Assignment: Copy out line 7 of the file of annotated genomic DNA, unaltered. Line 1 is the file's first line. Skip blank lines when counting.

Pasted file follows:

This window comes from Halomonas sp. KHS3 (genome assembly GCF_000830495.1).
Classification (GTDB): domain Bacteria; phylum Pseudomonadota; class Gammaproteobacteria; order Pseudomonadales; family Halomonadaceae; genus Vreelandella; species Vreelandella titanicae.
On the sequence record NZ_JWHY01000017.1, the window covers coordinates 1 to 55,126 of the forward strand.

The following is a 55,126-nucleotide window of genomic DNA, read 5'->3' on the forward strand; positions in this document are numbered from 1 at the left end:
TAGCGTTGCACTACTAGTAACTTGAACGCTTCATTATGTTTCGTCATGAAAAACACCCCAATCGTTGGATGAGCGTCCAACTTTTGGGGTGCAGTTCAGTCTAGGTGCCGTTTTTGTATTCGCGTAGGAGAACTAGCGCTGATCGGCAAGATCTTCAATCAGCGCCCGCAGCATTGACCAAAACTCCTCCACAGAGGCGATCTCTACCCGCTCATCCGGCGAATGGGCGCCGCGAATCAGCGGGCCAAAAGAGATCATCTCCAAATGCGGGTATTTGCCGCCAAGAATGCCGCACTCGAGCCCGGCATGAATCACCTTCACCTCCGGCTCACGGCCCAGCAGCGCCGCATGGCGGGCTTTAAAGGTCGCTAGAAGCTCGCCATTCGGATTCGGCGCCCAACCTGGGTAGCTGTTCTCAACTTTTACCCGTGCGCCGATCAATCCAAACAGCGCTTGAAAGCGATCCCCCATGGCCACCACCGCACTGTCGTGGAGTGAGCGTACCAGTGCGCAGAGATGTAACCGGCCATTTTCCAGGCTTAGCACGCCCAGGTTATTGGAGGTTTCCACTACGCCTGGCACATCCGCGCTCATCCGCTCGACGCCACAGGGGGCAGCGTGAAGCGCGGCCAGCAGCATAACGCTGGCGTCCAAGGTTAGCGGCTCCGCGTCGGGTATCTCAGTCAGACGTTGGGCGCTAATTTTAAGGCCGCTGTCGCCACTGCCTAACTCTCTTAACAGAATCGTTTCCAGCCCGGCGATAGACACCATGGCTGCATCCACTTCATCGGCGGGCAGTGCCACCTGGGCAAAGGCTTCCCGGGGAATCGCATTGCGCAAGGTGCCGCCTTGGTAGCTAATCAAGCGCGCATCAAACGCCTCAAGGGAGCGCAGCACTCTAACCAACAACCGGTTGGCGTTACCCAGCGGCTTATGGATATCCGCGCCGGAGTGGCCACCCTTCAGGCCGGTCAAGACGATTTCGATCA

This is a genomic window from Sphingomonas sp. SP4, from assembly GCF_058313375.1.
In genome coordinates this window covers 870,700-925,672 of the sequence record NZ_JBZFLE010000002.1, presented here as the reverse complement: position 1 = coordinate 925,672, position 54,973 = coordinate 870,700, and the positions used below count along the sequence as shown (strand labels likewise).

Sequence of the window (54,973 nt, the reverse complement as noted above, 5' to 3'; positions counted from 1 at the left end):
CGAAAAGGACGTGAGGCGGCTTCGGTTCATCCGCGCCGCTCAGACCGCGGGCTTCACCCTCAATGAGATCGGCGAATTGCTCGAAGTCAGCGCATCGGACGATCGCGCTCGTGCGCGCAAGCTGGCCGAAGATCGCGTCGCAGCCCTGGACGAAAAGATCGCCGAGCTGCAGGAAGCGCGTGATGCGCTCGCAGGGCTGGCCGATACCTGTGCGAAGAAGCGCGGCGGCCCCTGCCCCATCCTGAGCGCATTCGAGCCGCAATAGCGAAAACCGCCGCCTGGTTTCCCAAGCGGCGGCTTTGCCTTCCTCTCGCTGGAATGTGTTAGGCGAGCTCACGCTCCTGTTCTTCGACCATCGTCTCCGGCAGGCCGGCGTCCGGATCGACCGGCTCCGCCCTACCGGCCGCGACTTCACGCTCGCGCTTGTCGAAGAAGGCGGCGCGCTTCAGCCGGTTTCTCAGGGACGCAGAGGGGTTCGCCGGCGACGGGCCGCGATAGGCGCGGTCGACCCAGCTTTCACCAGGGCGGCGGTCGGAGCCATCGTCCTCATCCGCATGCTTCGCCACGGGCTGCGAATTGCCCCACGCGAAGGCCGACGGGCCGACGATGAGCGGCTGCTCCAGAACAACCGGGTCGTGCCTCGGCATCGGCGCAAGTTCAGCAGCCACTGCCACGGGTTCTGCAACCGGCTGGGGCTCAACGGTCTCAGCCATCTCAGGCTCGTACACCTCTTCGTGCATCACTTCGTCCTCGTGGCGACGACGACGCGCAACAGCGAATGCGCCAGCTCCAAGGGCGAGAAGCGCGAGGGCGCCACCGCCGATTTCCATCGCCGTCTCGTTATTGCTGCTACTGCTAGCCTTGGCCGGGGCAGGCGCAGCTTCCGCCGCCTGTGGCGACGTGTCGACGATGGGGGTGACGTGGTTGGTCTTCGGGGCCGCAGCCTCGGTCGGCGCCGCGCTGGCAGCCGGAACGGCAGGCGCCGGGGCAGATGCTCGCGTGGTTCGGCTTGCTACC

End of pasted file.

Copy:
In genome coordinates this window covers 870,700-925,672 of the sequence record NZ_JBZFLE010000002.1, presented here as the reverse complement: position 1 = coordinate 925,672, position 54,973 = coordinate 870,700, and the positions used below count along the sequence as shown (strand labels likewise).